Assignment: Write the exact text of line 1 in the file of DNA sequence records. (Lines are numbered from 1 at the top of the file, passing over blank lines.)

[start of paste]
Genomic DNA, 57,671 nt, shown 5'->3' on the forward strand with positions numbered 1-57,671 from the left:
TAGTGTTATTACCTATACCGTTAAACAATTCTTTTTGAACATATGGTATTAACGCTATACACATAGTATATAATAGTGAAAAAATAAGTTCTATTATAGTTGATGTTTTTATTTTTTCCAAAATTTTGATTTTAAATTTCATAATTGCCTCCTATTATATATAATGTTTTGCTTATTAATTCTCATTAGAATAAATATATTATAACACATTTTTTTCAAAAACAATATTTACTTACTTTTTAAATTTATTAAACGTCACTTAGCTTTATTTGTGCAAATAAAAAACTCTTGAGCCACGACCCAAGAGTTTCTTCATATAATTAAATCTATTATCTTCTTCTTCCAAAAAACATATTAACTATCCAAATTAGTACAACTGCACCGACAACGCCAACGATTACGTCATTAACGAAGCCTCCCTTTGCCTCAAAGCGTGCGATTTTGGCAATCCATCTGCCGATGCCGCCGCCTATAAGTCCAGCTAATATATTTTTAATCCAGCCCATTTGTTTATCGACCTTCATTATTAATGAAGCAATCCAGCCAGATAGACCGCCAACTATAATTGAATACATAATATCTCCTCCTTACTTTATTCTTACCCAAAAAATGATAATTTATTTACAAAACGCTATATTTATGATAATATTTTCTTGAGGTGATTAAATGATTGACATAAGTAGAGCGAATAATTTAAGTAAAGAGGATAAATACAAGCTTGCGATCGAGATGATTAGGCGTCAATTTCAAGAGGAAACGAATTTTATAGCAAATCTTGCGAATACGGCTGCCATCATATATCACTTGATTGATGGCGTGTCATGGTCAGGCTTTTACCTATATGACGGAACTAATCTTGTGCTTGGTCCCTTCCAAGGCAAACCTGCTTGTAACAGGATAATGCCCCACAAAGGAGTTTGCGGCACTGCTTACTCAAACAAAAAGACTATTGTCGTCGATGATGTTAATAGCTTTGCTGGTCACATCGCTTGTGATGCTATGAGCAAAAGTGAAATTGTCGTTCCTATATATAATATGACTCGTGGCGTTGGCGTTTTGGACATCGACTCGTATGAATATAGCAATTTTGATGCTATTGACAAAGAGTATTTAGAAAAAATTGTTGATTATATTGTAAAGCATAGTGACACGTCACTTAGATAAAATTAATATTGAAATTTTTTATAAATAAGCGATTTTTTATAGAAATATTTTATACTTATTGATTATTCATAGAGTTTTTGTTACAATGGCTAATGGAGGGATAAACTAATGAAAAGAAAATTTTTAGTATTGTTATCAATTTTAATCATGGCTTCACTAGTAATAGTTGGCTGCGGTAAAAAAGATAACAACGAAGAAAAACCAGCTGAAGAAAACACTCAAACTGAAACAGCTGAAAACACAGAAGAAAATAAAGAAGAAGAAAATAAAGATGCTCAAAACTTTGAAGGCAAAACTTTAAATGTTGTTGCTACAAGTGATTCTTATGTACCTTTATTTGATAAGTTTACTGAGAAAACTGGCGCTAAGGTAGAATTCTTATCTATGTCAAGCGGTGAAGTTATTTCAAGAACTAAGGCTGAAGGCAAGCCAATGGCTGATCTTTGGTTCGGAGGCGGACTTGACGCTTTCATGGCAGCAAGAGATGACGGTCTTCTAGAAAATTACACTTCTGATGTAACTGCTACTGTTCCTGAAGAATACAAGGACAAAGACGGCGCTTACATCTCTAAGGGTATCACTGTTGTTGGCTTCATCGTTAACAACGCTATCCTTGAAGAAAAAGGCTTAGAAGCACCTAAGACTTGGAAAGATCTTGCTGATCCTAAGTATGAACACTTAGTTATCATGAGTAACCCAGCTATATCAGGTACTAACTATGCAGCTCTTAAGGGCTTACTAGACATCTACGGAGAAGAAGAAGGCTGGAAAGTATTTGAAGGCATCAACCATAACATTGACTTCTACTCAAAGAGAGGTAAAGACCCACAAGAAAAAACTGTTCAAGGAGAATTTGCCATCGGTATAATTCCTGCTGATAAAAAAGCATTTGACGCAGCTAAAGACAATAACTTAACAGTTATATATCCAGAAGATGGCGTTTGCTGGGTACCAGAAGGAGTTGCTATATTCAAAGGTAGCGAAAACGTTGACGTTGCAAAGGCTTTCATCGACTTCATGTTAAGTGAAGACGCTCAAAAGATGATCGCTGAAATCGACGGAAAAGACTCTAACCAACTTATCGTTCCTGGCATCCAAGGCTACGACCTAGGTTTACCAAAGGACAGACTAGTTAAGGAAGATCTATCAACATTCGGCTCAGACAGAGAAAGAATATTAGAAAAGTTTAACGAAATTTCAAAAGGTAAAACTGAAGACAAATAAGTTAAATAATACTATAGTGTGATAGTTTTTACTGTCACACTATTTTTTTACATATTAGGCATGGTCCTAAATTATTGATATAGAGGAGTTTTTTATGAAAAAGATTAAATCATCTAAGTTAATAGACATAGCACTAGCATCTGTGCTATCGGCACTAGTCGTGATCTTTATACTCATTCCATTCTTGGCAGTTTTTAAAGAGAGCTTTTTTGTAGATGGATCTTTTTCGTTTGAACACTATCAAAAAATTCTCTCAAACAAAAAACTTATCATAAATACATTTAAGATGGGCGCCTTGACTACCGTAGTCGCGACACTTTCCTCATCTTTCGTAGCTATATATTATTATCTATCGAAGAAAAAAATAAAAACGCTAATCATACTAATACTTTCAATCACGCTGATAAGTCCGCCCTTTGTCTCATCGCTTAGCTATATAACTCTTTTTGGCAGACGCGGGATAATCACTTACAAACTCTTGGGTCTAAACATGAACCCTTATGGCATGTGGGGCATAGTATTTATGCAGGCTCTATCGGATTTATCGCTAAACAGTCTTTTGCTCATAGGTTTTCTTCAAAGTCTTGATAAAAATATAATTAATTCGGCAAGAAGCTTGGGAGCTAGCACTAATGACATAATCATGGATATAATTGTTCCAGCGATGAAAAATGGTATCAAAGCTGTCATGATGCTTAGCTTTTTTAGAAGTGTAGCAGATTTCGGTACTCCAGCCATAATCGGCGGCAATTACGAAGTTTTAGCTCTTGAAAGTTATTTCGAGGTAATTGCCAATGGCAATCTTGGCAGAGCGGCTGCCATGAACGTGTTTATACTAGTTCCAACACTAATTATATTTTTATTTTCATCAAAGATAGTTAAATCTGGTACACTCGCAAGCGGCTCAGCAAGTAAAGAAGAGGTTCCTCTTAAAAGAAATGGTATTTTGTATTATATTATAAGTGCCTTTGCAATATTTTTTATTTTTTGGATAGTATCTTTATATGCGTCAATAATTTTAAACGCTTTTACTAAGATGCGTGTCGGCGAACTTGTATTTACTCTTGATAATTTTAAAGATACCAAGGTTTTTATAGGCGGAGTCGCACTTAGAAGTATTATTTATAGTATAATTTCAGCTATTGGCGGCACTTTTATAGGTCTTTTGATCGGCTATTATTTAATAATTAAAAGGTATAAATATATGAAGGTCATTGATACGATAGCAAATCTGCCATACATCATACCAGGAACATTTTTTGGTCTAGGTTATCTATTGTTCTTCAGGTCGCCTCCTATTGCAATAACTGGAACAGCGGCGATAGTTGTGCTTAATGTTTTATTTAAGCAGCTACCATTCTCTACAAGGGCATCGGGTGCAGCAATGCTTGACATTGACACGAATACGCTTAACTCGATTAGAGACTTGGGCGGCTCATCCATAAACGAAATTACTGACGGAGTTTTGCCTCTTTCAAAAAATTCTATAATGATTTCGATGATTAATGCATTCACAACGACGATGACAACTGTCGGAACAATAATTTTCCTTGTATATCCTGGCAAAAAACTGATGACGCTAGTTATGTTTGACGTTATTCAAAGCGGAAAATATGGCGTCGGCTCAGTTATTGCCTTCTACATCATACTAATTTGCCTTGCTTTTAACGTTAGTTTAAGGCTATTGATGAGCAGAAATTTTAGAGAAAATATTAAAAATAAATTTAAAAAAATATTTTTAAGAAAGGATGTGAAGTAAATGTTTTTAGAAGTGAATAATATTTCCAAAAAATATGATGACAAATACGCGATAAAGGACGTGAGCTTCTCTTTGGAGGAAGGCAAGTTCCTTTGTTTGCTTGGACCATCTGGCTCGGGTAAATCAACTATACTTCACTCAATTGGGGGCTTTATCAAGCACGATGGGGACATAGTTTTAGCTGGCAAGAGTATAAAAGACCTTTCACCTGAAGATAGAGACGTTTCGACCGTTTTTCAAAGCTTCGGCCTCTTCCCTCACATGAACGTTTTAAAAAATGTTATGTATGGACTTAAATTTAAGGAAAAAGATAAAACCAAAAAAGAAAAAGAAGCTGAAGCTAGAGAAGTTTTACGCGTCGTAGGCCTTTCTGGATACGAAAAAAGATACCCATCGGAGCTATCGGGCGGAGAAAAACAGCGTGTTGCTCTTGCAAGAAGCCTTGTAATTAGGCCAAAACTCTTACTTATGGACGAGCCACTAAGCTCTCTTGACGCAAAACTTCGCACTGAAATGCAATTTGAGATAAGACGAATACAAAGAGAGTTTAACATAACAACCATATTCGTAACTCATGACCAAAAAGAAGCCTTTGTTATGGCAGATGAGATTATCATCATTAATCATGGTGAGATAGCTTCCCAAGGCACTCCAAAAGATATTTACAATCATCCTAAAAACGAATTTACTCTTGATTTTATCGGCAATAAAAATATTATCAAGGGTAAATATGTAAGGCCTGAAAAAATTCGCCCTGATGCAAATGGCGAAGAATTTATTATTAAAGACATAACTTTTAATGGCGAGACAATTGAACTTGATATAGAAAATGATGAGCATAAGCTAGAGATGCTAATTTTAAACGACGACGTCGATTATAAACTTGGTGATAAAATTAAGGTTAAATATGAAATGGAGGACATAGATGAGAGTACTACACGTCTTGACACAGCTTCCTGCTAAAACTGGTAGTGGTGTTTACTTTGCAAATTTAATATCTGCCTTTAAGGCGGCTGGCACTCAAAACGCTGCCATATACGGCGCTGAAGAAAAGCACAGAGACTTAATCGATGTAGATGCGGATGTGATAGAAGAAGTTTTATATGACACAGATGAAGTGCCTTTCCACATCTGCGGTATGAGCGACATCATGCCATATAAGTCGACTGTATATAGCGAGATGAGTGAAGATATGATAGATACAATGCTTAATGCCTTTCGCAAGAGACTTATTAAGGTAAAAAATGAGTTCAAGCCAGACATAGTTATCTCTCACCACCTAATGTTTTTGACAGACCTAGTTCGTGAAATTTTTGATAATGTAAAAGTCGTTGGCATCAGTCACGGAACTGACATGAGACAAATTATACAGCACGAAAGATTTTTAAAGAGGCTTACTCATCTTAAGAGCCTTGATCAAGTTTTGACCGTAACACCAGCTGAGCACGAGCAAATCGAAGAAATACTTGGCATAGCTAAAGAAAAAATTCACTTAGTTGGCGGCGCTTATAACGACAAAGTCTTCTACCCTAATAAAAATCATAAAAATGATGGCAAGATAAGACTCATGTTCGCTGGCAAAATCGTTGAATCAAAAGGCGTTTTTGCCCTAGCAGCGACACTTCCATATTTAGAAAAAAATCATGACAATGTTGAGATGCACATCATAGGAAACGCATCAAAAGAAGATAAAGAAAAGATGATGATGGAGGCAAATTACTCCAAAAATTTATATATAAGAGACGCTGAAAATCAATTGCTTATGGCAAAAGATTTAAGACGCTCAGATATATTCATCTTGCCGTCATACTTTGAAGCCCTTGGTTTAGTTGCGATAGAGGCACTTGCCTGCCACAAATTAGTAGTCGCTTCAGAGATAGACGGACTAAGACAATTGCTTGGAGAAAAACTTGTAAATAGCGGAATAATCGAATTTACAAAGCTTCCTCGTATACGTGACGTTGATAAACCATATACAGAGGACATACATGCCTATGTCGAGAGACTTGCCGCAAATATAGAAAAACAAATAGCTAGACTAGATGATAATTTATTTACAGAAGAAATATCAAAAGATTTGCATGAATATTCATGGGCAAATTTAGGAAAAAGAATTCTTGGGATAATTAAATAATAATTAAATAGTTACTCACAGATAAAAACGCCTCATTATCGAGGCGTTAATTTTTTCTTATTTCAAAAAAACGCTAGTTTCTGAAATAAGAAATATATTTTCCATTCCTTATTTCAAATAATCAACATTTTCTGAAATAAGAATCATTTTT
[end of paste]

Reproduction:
Genomic DNA, 57,671 nt, shown 5'->3' on the forward strand with positions numbered 1-57,671 from the left: